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That’s a funny one. Success for me is just… having something made and hopefully feel like it has been heard. Money is nice, but not necessarily the goal.

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A documentary involving a live birth.

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I suppose being in an avant garde country band or a krautrock band…or some combination of that. There is so much music that one could create, and I’d feel amiss if I didn’t at least try to see how what I do fits into that. I’d also love to score a film sometime, but I feel like most instrumental musicians would say that.

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I think it serves several. It can sooth you, it can excite you. I often enjoy music that feels anxious as that can often serve to cancel out my own feelings of anxiety. Music can be the forefront of an experience or work as the background/underpinning to life and its myriad of activities. Books can rearrange your thinking as well as film. And these ideas can then seep back into your music. Art should give you a feeling and that feeling can carry over to everything else in your life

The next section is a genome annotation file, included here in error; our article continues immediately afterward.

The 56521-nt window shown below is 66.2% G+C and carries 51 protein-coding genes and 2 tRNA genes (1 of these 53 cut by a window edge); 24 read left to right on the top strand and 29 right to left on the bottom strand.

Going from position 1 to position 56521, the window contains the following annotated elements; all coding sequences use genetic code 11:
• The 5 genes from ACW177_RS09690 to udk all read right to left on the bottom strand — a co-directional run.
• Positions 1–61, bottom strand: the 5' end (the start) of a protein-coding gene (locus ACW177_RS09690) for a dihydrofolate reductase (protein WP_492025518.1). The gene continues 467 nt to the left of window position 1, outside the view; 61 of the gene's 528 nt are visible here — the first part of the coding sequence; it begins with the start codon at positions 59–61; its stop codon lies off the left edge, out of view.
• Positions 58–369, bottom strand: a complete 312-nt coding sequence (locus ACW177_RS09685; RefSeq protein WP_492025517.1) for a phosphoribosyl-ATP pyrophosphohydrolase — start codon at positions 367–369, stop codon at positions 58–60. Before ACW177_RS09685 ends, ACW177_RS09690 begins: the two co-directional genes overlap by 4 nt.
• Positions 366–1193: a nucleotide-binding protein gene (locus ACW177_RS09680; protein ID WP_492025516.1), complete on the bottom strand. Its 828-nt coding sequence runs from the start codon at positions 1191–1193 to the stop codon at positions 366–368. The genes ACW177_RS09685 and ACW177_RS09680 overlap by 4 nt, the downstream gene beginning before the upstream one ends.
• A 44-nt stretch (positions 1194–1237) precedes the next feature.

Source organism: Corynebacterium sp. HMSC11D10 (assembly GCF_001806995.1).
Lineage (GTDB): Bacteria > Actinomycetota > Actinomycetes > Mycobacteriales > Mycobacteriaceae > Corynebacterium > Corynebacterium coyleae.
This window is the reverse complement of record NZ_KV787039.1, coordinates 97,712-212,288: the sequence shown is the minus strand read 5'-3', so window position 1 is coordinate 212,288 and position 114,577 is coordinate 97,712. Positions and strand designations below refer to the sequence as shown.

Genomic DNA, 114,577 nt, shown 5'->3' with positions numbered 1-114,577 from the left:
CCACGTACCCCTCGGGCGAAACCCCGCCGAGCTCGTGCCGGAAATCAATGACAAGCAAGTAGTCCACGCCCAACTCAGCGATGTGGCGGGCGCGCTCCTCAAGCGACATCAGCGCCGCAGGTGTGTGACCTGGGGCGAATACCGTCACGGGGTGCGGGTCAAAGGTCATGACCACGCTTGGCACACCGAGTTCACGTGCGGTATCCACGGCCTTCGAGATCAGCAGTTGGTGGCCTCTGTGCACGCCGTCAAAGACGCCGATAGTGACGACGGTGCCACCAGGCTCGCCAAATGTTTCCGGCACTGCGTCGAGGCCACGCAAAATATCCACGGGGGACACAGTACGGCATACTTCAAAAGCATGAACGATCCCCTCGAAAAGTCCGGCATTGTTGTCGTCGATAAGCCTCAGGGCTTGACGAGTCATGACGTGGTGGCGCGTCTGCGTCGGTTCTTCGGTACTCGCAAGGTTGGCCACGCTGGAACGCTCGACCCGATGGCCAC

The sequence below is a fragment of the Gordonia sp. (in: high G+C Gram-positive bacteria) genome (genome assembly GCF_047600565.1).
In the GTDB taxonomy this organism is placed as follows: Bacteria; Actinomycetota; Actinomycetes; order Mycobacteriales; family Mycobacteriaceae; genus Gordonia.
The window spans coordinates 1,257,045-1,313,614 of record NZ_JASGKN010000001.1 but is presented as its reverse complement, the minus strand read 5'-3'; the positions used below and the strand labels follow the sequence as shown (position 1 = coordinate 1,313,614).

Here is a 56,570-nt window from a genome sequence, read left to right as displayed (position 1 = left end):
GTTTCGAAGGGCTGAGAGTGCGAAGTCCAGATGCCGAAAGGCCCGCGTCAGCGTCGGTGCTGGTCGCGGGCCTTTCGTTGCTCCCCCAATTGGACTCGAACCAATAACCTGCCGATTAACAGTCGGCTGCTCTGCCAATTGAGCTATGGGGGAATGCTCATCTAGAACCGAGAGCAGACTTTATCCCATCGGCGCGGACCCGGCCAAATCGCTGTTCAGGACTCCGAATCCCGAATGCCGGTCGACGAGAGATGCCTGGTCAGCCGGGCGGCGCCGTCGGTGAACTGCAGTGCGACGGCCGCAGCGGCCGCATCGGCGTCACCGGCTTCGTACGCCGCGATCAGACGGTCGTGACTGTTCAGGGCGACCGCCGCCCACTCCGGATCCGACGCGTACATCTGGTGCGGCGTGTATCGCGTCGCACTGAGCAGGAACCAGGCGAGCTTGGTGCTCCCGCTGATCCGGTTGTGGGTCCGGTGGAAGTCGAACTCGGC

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For me personally, a relocation. Otherwise just whatever new book, film, or conversation I may stumble into. Every day you can learn something new or feel some way you haven’t before and that is what makes living livable.

https://www.facebook.com/Droneroom
https://www.instagram.com/droneroomnotdrones/
https://droneroom.bandcamp.com/
https://droneroomswc.bandcamp.com/
https://www.facebook.com/SomewherecoldRecords/
https://www.instagram.com/somewherecold16/
https://somewherecoldrecords.bandcamp.com/
https://somewherecold.net/

Droneroom, Negative Libra (2021)